Music therapy as an anti-oppressive practice: critically exploring gender and power with young people in school
AffiliationMelbourne Conservatorium of Music
Document TypePhD thesis
Access StatusOpen Access
© 2018 Dr. Elly Scrine
This project sought to locate music therapy within broader health, research, and education contexts, as a participatory and anti-oppressive practice for young people in school to explore issues related to gender and power. In parallel, the research aimed to expand music therapy as an anti-oppressive practice (Baines, 2013), specifically focusing on deepening music therapists’ understanding of critical issues related to gender, power, and young people in education settings. Predicated on the notion that schools can be both sites of violence, and microcosms for change-making, the project occurred during a time of significant shifts across education settings worldwide to respond to endemic gender-based violence (Chandra-Mouli et al., 2017). Meanwhile, young people themselves continue to demonstrate new forms of resistance to gender-based violence and dominant gender and sexuality norms (Bragg et al., 2018; Keller et al., 2018). This project responds to a need for approaches that support young people’s autonomy and challenge processes of pathologisation and individualisation; approaches that seek to understand social structures, and the ways in which young people are shaped by their relationships with these social structures, and with each other (Brunila & Rossi, 2018). Framed broadly as a participatory action research project, the study was informed by a series of music-based workshops conducted in the first year, exploring the issues that young people identified as most important in relation to gender. The project then established a music therapy group program in a government school. The school was located in the outer suburbs of Melbourne, with an index of community socio-educational advantage below the national average, and a high percentage of students with a language background other than English. This primary project took the form of a critical ethnography, and generated a wide range of data over nine months. Interviews were conducted with five staff and sixteen of the young people who participated in music therapy groups exploring issues related to gender and power. Discourses of risk and deficit emerged as critical issues to respond to in the project, and became a key focus of the four chapters of results. The research revealed the complex forms of violence that can occur when exploring gender-based violence in a school context, and how these relate to young people’s layered subjectivities and social positioning. The findings demonstrated a need to problematise and expand upon current responses to gender-based violence in the context of Australian education settings, especially where Whiteness and colonial relations remain profoundly underexamined. Chapter Six overviews the five broad, salient themes that emerged in relation to the role of music in creating conditions for young people to explore gender. Chapter Seven outlines the role of music therapists in supporting young people to do so, the unique skillset and critical lens required in this emerging practice, and a new method developed in the project: ‘Insight-Oriented Narrative Songwriting’. Informed by anti-oppressive and decolonial approaches to reframing violence and harm, music therapy is ultimately constructed as a practice congruent with shifting understandings and paradigms related to trauma. Overarchingly, the research exposes the complex conditions of power in schools, and explicates the potential of music therapy within these conditions, to support young people to resist discursive positioning, and rewrite their own subjectivities.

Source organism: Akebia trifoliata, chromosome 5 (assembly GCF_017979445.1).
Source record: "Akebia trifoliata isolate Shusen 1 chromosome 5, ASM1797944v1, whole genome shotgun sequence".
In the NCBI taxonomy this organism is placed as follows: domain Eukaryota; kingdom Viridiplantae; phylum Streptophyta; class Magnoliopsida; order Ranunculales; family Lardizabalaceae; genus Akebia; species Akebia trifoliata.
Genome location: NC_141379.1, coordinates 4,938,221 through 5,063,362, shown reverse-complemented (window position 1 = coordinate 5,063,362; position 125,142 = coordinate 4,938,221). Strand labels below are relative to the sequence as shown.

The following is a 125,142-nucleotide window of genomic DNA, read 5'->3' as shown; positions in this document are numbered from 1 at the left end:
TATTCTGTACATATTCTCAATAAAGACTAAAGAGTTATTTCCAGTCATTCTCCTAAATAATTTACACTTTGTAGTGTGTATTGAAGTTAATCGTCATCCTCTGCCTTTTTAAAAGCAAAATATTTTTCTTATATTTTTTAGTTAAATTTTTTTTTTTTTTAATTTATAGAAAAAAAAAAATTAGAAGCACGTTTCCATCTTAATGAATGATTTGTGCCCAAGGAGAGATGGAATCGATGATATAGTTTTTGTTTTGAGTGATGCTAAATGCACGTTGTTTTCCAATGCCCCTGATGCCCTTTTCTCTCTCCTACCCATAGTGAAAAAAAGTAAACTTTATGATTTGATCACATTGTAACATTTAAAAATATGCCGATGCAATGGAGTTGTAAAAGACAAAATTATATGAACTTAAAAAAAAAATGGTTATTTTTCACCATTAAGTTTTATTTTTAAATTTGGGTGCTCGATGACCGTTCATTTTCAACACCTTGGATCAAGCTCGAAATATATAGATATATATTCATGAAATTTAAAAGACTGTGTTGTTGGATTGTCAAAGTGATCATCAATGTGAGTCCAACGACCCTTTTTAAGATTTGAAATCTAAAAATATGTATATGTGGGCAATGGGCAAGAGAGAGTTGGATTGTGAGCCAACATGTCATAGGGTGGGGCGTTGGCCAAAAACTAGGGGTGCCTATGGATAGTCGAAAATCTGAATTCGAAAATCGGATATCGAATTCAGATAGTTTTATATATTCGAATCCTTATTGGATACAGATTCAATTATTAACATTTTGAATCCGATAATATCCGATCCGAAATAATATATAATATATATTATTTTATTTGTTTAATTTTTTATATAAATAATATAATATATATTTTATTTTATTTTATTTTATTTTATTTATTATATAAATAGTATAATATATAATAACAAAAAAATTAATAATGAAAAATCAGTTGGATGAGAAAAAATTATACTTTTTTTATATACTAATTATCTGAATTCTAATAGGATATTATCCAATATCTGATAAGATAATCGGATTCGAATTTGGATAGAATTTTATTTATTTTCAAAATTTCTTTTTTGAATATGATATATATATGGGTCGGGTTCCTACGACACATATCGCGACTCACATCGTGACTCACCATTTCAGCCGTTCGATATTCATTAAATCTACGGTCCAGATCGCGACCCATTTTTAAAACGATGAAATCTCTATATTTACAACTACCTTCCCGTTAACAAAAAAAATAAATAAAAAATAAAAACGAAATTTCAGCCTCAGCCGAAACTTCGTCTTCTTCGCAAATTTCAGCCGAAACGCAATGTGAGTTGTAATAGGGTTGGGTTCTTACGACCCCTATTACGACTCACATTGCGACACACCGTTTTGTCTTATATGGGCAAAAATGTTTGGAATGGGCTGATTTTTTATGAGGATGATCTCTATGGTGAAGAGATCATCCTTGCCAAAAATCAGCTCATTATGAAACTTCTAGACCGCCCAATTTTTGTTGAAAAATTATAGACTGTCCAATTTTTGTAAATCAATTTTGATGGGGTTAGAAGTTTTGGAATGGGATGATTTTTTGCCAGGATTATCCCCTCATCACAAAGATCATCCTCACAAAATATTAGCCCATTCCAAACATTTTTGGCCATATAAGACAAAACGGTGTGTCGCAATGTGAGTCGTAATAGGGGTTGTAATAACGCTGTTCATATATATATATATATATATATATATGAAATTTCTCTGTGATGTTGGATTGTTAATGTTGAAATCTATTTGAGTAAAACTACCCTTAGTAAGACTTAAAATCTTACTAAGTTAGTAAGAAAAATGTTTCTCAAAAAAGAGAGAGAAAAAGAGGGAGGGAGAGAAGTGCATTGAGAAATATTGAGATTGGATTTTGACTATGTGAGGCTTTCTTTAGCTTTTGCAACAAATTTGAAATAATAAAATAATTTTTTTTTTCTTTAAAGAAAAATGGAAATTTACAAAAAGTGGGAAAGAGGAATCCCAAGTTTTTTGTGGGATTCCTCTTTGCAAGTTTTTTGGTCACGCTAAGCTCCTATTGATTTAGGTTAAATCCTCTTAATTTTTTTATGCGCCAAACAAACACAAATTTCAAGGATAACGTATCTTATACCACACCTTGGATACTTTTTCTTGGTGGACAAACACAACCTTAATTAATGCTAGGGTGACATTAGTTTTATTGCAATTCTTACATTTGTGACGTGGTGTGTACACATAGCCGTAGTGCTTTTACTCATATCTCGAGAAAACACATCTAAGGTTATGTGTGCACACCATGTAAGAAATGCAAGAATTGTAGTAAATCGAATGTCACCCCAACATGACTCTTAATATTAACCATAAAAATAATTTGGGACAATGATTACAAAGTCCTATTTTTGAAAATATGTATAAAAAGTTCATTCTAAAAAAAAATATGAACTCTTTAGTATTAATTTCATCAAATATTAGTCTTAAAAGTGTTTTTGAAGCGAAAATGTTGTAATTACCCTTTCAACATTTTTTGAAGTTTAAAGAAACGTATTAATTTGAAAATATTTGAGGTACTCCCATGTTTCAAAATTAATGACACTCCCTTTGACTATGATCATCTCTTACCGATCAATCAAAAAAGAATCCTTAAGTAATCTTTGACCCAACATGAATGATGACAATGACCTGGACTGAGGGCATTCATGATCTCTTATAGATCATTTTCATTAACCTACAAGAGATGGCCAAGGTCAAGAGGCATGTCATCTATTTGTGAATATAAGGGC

Keywordsmusic therapy; schools; gender; gender-based violence; critical education; anti-oppressive practice; settler-colonial theory
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